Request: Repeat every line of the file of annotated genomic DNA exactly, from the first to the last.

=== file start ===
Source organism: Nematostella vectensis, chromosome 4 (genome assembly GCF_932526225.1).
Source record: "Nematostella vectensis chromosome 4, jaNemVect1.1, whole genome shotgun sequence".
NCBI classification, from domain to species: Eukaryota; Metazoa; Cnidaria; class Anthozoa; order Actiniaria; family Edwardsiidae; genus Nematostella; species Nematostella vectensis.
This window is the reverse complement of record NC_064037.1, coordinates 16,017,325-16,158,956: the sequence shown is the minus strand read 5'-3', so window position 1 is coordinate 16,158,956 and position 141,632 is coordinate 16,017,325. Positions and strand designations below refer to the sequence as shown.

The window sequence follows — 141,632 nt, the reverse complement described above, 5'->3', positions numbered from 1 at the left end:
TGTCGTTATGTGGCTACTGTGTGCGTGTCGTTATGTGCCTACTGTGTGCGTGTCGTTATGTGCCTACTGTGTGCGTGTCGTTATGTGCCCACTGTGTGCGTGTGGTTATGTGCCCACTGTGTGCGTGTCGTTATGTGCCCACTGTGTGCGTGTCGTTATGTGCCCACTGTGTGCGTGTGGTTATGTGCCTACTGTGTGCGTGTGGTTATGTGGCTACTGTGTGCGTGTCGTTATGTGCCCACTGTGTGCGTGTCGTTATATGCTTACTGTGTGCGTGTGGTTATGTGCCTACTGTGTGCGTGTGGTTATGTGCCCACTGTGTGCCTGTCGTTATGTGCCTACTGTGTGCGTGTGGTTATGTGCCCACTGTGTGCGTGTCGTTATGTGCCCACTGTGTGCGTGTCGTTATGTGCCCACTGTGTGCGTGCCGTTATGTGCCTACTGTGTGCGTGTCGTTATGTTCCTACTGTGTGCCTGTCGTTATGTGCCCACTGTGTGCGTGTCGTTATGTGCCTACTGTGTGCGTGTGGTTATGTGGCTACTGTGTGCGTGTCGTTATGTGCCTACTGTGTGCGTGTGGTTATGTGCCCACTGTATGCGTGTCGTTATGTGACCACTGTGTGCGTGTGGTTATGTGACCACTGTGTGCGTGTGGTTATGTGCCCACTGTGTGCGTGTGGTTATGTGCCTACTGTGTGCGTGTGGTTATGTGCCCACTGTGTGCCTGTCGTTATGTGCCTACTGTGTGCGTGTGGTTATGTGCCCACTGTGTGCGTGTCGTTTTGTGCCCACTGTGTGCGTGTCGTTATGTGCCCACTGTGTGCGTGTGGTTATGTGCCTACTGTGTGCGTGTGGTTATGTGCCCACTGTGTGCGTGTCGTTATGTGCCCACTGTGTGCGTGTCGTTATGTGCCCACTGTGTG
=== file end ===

Source organism: Nematostella vectensis, chromosome 4 (genome assembly GCF_932526225.1).
Source record: "Nematostella vectensis chromosome 4, jaNemVect1.1, whole genome shotgun sequence".
NCBI classification, from domain to species: Eukaryota; Metazoa; Cnidaria; class Anthozoa; order Actiniaria; family Edwardsiidae; genus Nematostella; species Nematostella vectensis.
This window is the reverse complement of record NC_064037.1, coordinates 16,017,325-16,158,956: the sequence shown is the minus strand read 5'-3', so window position 1 is coordinate 16,158,956 and position 141,632 is coordinate 16,017,325. Positions and strand designations below refer to the sequence as shown.

The window sequence follows — 141,632 nt, the reverse complement described above, 5'->3', positions numbered from 1 at the left end:
TGTCGTTATGTGGCTACTGTGTGCGTGTCGTTATGTGCCTACTGTGTGCGTGTCGTTATGTGCCTACTGTGTGCGTGTCGTTATGTGCCCACTGTGTGCGTGTGGTTATGTGCCCACTGTGTGCGTGTCGTTATGTGCCCACTGTGTGCGTGTCGTTATGTGCCCACTGTGTGCGTGTGGTTATGTGCCTACTGTGTGCGTGTGGTTATGTGGCTACTGTGTGCGTGTCGTTATGTGCCCACTGTGTGCGTGTCGTTATATGCTTACTGTGTGCGTGTGGTTATGTGCCTACTGTGTGCGTGTGGTTATGTGCCCACTGTGTGCCTGTCGTTATGTGCCTACTGTGTGCGTGTGGTTATGTGCCCACTGTGTGCGTGTCGTTATGTGCCCACTGTGTGCGTGTCGTTATGTGCCCACTGTGTGCGTGCCGTTATGTGCCTACTGTGTGCGTGTCGTTATGTTCCTACTGTGTGCCTGTCGTTATGTGCCCACTGTGTGCGTGTCGTTATGTGCCTACTGTGTGCGTGTGGTTATGTGGCTACTGTGTGCGTGTCGTTATGTGCCTACTGTGTGCGTGTGGTTATGTGCCCACTGTATGCGTGTCGTTATGTGACCACTGTGTGCGTGTGGTTATGTGACCACTGTGTGCGTGTGGTTATGTGCCCACTGTGTGCGTGTGGTTATGTGCCTACTGTGTGCGTGTGGTTATGTGCCCACTGTGTGCCTGTCGTTATGTGCCTACTGTGTGCGTGTGGTTATGTGCCCACTGTGTGCGTGTCGTTTTGTGCCCACTGTGTGCGTGTCGTTATGTGCCCACTGTGTGCGTGTGGTTATGTGCCTACTGTGTGCGTGTGGTTATGTGCCCACTGTGTGCGTGTCGTTATGTGCCCACTGTGTGCGTGTCGTTATGTGCCCACTGTGTG